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I want to overwrite a function in Julia using its old definition. It seems the way to do this would be to clone the function and overwrite the original using the copy — something like the following. However, it appears deepcopy(f) just returns a reference to f, so this doesn't work.

f(x) = x
f_old = deepcopy(f)
f(x) = 1 + f_old(x)

How can I clone a function?

Background: I'm interesting in writing a macro @override that allows me to override functions pointwise (or maybe even piecewise).

fib(n::Int) = fib(n-1) + fib(n-2)
@override fib(0) = 1
@override fib(1) = 1

This particular example would be slow and could be made more efficient using @memoize. There may be good reasons not to do this, but there may also be situations in which one does not know a function fully when it is defined and overriding is necessary.

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  • presuming you meant f(x) = 1 + f_old(x)?
    – kevbonham
    Commented Oct 15, 2019 at 19:18
  • But... why? Essentially you're asking to work around the fix for the (previously) infamous bug #265. There are ways to do this, but they're likely to be fragile.
    – mbauman
    Commented Oct 15, 2019 at 19:24
  • 1
    Added some notes on what motivated this question
    – Luke Burns
    Commented Oct 15, 2019 at 20:11
  • 2
    An IMHO better approach to implement your macro would be to make a @pointwise macro, taking a begin block with a fixed number of function definitions instead, and converting it to one definition. (PatternDispatch.jl seems to do what you propose, but is rather old.) Commented Oct 16, 2019 at 8:16

2 Answers 2

11

We can do this using IRTools.jl.

(Note, on newer versions of IRTools, you may need to ask for IRTools.Inner.code_ir instead of IRTools.code_ir.)

using IRTools

fib(n::Int) = fib(n-1) + fib(n-2)

const fib_ir  = IRTools.code_ir(fib, Tuple{Int})
const fib_old = IRTools.func(fib_ir)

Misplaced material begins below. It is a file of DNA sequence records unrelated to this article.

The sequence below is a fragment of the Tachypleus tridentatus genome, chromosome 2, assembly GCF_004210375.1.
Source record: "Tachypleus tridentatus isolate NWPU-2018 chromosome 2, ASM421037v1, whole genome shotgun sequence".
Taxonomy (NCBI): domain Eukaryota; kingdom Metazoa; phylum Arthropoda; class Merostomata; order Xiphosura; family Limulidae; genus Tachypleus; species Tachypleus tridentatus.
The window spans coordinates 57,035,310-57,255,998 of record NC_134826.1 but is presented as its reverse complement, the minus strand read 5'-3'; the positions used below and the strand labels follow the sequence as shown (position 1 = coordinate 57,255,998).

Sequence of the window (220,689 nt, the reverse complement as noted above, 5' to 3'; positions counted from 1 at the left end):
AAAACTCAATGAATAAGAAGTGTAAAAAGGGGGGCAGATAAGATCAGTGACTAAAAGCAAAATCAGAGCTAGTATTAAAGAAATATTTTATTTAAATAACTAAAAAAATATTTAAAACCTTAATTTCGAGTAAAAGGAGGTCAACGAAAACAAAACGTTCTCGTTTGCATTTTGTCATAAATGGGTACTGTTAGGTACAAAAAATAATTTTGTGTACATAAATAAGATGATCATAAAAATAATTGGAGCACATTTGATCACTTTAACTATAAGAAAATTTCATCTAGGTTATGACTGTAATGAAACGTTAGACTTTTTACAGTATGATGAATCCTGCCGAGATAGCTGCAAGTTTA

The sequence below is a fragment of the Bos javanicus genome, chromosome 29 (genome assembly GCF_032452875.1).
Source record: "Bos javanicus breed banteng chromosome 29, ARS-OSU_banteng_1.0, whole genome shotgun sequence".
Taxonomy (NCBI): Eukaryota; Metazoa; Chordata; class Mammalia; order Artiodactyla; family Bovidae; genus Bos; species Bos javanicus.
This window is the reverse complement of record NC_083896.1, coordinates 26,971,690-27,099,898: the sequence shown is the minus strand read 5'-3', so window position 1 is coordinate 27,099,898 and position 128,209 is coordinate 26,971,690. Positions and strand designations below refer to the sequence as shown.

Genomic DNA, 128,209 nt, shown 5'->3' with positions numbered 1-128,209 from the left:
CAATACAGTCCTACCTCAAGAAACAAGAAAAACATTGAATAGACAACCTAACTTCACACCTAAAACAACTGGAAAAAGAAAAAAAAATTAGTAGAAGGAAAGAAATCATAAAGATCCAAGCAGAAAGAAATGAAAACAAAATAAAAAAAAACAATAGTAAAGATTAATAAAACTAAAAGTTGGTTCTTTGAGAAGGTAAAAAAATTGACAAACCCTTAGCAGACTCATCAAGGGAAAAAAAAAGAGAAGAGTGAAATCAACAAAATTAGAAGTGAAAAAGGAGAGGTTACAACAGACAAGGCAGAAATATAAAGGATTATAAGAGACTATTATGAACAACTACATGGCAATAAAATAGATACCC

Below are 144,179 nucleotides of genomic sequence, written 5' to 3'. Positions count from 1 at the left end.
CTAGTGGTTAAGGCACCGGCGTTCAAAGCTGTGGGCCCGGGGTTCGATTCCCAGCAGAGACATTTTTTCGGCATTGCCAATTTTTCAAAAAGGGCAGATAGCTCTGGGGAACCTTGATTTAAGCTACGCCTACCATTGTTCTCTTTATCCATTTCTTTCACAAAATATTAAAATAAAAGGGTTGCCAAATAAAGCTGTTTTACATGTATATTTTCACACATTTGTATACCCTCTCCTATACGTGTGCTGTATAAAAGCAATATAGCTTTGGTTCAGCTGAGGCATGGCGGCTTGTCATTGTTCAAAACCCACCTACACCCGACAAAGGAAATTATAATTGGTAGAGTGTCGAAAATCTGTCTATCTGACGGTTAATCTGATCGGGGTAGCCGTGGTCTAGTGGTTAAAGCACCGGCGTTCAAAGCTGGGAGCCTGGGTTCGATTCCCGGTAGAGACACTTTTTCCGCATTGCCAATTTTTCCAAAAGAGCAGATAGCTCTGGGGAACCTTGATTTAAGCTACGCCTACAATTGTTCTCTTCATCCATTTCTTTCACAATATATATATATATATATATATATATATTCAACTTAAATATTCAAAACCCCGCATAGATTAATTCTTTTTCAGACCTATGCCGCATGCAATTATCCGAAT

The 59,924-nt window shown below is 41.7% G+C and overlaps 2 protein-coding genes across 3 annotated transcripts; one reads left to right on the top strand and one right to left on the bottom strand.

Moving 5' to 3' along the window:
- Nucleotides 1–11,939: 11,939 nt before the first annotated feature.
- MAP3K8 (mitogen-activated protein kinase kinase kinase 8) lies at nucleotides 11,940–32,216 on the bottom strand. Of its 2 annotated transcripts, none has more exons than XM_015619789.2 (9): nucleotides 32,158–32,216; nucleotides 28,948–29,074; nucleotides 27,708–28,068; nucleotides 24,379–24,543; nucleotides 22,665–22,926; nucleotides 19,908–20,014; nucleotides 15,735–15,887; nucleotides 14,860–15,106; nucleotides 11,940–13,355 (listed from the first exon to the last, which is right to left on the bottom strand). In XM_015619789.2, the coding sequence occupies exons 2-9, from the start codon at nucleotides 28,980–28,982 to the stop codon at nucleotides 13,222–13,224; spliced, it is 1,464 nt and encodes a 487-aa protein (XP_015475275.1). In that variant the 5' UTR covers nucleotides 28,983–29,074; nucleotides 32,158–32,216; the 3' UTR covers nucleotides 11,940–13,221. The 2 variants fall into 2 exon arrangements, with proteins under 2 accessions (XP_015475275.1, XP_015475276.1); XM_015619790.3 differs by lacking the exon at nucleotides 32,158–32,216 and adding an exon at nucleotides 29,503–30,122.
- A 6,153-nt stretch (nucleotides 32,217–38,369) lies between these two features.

fib(n::Int) = n < 2 ? 1 : fib_old(fib, n)

julia> fib(10)
89

What we did there was captured the intermediate representation of the function fib, and then rebuilt it into a new function which we called fib_old. Then we were free to overwrite the definition of fib in terms of fib_old! Notice that since fib_old was defined as recursively calling fib, not fib_old, there's no stack overflow when we call fib(10).

The other thing to notice is that when we called fib_old, we wrote fib_old(fib, n) instead of fib_old(n). This is due to how IRTools.func works.

According to Mike Innes on Slack:

In Julia IR, all functions take a hidden extra argument that represents the function itself The reason for this is that closures are structs with fields, which you need access to in the IR

Here's an implementation of your @override macro with a slightly different syntax:

function _get_type_sig(fdef)
    d = splitdef(fdef)
    types = []
    for arg in d[:args]
        if arg isa Symbol
            push!(types, :Any)
        elseif @capture(arg, x_::T_) 
            push!(types, T)
        else
            error("whoops!")
        end
    end
    if isempty(d[:whereparams])
        :(Tuple{$(types...)})
    else
        :((Tuple{$(types...)} where {$(d[:whereparams]...)}).body)
    end
end

macro override(cond, fdef)
    d = splitdef(fdef)
    shadowf = gensym()
    sig = _get_type_sig(fdef)
    f = d[:name]
    quote
        const $shadowf = IRTools.func(IRTools.code_ir($(d[:name]), $sig))
        function $f($(d[:args]...)) where {$(d[:whereparams]...)}
            if $cond
                $(d[:body])
            else
                $shadowf($f, $(d[:args]...))
            end
        end
    end |> esc
end

Now one can type

fib(n::Int) = fib(n-1) + fib(n-2)
@override n < 2 fib(n::Int) = 1

julia> fib(10)
89

The best part is that this is nearly as fast (at runtime, not compile time!) as if we had written the conditions into the original function!

n = 15

fib2(n::Int) = n < 2 ? 1 : fib2(n-1) + fib2(n-2)

julia> @btime fib($(Ref(15))[])
  4.239 μs (0 allocations: 0 bytes)
89

julia> @btime fib2($(Ref(15))[])
  3.022 μs (0 allocations: 0 bytes)
89
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  • Thanks! I am having trouble if I replace Int64 with Any. Have any ideas on why this might cause a problem?
    – Luke Burns
    Commented Oct 18, 2019 at 6:46
  • Where did you replace Int64 with any? in IRTools.code_ir(fib, Tuple{Int})? If so, the problem is that you never defined a method for fib(::Any), you defined a method for fib(::Int), so there is no IR available to manipulate for fib(::Any).
    – Mason
    Commented Oct 18, 2019 at 17:08
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I really don't see why you'd want to do this (there must a better way to get what you want!).

Nonetheless, although not exactly equivalent you can get what you want by using anonymous functions:

julia> f = x->x                    
#3 (generic function with 1 method)

julia> f_old = deepcopy(f)         
#3 (generic function with 1 method)

julia> f = x->1+f_old(x)           
#5 (generic function with 1 method)

julia> f(4)                        
5                                  
1
  • More likely is that I want something a little silly :) I'm interested in a macro that allows me to override a function pointwise. Added some details to the question.
    – Luke Burns
    Commented Oct 15, 2019 at 20:13

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